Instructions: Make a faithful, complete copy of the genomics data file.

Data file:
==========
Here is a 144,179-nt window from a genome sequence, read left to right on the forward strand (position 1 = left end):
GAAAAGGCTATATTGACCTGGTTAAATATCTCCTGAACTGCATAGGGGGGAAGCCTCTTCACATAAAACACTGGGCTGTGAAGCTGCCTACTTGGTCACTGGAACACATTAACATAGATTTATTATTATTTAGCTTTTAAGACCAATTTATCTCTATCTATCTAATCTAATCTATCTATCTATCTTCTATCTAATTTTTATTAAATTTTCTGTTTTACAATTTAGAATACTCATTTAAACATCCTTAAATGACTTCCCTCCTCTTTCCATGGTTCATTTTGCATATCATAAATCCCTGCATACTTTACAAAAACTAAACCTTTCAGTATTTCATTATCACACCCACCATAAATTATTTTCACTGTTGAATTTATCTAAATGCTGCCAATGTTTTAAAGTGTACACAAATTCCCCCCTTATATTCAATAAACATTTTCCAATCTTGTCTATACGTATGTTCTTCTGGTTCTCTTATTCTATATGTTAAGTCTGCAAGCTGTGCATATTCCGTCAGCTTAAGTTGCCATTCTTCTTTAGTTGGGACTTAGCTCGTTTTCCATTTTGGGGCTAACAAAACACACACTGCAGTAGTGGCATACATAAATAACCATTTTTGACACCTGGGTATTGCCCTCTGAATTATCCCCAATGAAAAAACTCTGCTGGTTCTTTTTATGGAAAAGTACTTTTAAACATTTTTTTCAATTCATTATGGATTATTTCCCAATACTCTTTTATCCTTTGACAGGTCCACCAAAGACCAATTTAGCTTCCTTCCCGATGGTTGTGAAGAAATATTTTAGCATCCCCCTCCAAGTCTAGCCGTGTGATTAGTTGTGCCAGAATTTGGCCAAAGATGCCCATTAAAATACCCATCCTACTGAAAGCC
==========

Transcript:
Here is a 144,179-nt window from a genome sequence, read left to right on the forward strand (position 1 = left end):
GAAAAGGCTATATTGACCTGGTTAAATATCTCCTGAACTGCATAGGGGGGAAGCCTCTTCACATAAAACACTGGGCTGTGAAGCTGCCTACTTGGTCACTGGAACACATTAACATAGATTTATTATTATTTAGCTTTTAAGACCAATTTATCTCTATCTATCTAATCTAATCTATCTATCTATCTTCTATCTAATTTTTATTAAATTTTCTGTTTTACAATTTAGAATACTCATTTAAACATCCTTAAATGACTTCCCTCCTCTTTCCATGGTTCATTTTGCATATCATAAATCCCTGCATACTTTACAAAAACTAAACCTTTCAGTATTTCATTATCACACCCACCATAAATTATTTTCACTGTTGAATTTATCTAAATGCTGCCAATGTTTTAAAGTGTACACAAATTCCCCCCTTATATTCAATAAACATTTTCCAATCTTGTCTATACGTATGTTCTTCTGGTTCTCTTATTCTATATGTTAAGTCTGCAAGCTGTGCATATTCCGTCAGCTTAAGTTGCCATTCTTCTTTAGTTGGGACTTAGCTCGTTTTCCATTTTGGGGCTAACAAAACACACACTGCAGTAGTGGCATACATAAATAACCATTTTTGACACCTGGGTATTGCCCTCTGAATTATCCCCAATGAAAAAACTCTGCTGGTTCTTTTTATGGAAAAGTACTTTTAAACATTTTTTTCAATTCATTATGGATTATTTCCCAATACTCTTTTATCCTTTGACAGGTCCACCAAAGACCAATTTAGCTTCCTTCCCGATGGTTGTGAAGAAATATTTTAGCATCCCCCTCCAAGTCTAGCCGTGTGATTAGTTGTGCCAGAATTTGGCCAAAGATGCCCATTAAAATACCCATCCTACTGAAAGCC